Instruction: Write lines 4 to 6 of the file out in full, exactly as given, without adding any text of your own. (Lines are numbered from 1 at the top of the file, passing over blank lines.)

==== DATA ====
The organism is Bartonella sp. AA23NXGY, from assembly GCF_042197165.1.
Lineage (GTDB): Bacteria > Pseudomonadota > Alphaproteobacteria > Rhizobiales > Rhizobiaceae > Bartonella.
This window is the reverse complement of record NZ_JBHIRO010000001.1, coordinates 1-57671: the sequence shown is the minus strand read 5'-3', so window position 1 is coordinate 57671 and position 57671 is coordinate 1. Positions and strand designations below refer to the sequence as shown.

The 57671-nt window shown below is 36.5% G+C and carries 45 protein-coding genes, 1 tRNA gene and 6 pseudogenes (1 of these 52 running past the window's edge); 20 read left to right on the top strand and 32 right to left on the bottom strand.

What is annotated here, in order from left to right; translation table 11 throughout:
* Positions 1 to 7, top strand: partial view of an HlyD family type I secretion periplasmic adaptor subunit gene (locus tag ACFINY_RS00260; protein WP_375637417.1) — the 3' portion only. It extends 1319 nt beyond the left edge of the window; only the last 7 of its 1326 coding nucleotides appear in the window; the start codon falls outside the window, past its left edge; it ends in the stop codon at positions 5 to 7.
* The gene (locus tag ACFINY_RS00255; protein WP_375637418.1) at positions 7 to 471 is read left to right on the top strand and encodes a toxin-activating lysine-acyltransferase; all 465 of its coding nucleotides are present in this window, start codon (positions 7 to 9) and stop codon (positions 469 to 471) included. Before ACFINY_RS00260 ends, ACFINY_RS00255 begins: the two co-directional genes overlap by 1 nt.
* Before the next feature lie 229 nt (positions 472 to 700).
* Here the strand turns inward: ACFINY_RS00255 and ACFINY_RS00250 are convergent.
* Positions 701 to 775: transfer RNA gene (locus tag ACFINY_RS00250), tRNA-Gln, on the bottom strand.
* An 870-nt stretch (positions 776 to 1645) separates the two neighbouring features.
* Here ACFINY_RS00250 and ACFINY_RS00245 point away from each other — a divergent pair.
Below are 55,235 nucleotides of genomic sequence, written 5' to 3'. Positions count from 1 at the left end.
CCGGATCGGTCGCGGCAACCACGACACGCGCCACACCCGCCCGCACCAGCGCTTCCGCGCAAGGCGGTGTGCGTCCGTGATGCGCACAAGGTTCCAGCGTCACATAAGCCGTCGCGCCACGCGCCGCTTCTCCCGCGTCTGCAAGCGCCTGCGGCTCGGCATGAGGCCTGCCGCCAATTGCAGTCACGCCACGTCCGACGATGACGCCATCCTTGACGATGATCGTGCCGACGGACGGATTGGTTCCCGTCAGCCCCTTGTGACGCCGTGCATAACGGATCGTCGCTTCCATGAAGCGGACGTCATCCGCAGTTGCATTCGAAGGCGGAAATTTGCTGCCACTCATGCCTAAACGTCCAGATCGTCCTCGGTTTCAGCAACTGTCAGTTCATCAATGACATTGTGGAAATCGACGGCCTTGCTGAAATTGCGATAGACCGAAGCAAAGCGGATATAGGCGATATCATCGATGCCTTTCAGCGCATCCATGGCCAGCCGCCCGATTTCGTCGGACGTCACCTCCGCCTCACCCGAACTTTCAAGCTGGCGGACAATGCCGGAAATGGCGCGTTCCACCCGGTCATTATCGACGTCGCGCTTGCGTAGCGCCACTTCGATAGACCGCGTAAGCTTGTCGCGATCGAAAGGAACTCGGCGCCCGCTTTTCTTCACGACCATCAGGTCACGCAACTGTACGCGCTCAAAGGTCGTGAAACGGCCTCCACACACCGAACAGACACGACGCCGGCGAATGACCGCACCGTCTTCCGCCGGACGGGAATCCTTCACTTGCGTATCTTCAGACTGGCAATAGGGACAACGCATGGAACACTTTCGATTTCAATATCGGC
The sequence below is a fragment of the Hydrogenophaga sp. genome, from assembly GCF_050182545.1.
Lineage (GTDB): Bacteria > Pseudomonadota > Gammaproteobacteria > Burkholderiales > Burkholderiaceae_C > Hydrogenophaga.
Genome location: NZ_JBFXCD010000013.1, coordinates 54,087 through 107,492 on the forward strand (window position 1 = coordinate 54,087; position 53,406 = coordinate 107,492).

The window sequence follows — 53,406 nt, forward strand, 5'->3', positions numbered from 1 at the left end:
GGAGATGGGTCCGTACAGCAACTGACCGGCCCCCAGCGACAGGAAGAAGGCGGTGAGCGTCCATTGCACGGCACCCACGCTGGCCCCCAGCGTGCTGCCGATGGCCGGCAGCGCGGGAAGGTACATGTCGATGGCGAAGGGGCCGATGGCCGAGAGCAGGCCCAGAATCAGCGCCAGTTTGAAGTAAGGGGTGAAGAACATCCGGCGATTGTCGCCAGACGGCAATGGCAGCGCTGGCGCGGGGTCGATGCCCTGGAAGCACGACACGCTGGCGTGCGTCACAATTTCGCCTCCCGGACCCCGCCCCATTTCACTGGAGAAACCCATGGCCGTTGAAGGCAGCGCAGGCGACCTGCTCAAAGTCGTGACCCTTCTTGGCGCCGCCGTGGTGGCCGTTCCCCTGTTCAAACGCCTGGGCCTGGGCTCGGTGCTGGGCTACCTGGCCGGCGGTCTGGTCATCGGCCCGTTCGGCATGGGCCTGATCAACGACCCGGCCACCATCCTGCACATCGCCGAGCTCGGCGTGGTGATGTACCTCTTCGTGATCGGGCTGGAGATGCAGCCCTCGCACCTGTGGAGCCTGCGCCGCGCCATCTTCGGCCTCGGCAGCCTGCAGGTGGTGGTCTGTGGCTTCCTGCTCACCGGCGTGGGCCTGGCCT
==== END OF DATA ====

The 57671-nt window shown below is 36.5% G+C and carries 45 protein-coding genes, 1 tRNA gene and 6 pseudogenes (1 of these 52 running past the window's edge); 20 read left to right on the top strand and 32 right to left on the bottom strand.

What is annotated here, in order from left to right; translation table 11 throughout:
* Positions 1 to 7, top strand: partial view of an HlyD family type I secretion periplasmic adaptor subunit gene (locus tag ACFINY_RS00260; protein WP_375637417.1) — the 3' portion only. It extends 1319 nt beyond the left edge of the window; only the last 7 of its 1326 coding nucleotides appear in the window; the start codon falls outside the window, past its left edge; it ends in the stop codon at positions 5 to 7.